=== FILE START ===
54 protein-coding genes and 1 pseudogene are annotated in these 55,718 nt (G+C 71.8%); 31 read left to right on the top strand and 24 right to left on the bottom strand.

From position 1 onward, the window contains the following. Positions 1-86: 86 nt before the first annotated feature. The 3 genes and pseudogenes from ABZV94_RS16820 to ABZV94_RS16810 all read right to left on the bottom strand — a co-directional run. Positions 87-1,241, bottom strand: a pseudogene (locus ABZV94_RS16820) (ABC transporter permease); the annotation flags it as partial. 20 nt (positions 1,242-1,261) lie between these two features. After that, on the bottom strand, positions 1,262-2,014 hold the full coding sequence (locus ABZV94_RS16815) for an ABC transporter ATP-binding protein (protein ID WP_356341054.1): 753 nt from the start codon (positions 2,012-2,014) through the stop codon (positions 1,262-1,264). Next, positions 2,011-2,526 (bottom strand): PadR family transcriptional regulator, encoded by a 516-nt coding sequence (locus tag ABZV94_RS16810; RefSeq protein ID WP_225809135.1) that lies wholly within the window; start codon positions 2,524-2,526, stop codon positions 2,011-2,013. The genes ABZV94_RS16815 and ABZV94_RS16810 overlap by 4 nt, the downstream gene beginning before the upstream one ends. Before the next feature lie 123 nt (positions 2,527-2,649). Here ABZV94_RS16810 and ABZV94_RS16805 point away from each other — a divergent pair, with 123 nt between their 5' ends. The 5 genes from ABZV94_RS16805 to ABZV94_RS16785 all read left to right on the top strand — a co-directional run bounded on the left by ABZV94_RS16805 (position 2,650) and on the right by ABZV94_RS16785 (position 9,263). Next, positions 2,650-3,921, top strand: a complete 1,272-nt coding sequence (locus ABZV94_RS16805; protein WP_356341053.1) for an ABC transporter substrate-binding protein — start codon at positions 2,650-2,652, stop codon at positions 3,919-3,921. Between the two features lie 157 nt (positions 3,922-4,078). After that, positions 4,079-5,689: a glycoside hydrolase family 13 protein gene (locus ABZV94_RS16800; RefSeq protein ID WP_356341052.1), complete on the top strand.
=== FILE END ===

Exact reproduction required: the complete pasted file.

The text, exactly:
54 protein-coding genes and 1 pseudogene are annotated in these 55,718 nt (G+C 71.8%); 31 read left to right on the top strand and 24 right to left on the bottom strand.

From position 1 onward, the window contains the following. Positions 1-86: 86 nt before the first annotated feature. The 3 genes and pseudogenes from ABZV94_RS16820 to ABZV94_RS16810 all read right to left on the bottom strand — a co-directional run. Positions 87-1,241, bottom strand: a pseudogene (locus ABZV94_RS16820) (ABC transporter permease); the annotation flags it as partial. 20 nt (positions 1,242-1,261) lie between these two features. After that, on the bottom strand, positions 1,262-2,014 hold the full coding sequence (locus ABZV94_RS16815) for an ABC transporter ATP-binding protein (protein ID WP_356341054.1): 753 nt from the start codon (positions 2,012-2,014) through the stop codon (positions 1,262-1,264). Next, positions 2,011-2,526 (bottom strand): PadR family transcriptional regulator, encoded by a 516-nt coding sequence (locus tag ABZV94_RS16810; RefSeq protein ID WP_225809135.1) that lies wholly within the window; start codon positions 2,524-2,526, stop codon positions 2,011-2,013. The genes ABZV94_RS16815 and ABZV94_RS16810 overlap by 4 nt, the downstream gene beginning before the upstream one ends. Before the next feature lie 123 nt (positions 2,527-2,649). Here ABZV94_RS16810 and ABZV94_RS16805 point away from each other — a divergent pair, with 123 nt between their 5' ends. The 5 genes from ABZV94_RS16805 to ABZV94_RS16785 all read left to right on the top strand — a co-directional run bounded on the left by ABZV94_RS16805 (position 2,650) and on the right by ABZV94_RS16785 (position 9,263). Next, positions 2,650-3,921, top strand: a complete 1,272-nt coding sequence (locus ABZV94_RS16805; protein WP_356341053.1) for an ABC transporter substrate-binding protein — start codon at positions 2,650-2,652, stop codon at positions 3,919-3,921. Between the two features lie 157 nt (positions 3,922-4,078). After that, positions 4,079-5,689: a glycoside hydrolase family 13 protein gene (locus ABZV94_RS16800; RefSeq protein ID WP_356341052.1), complete on the top strand.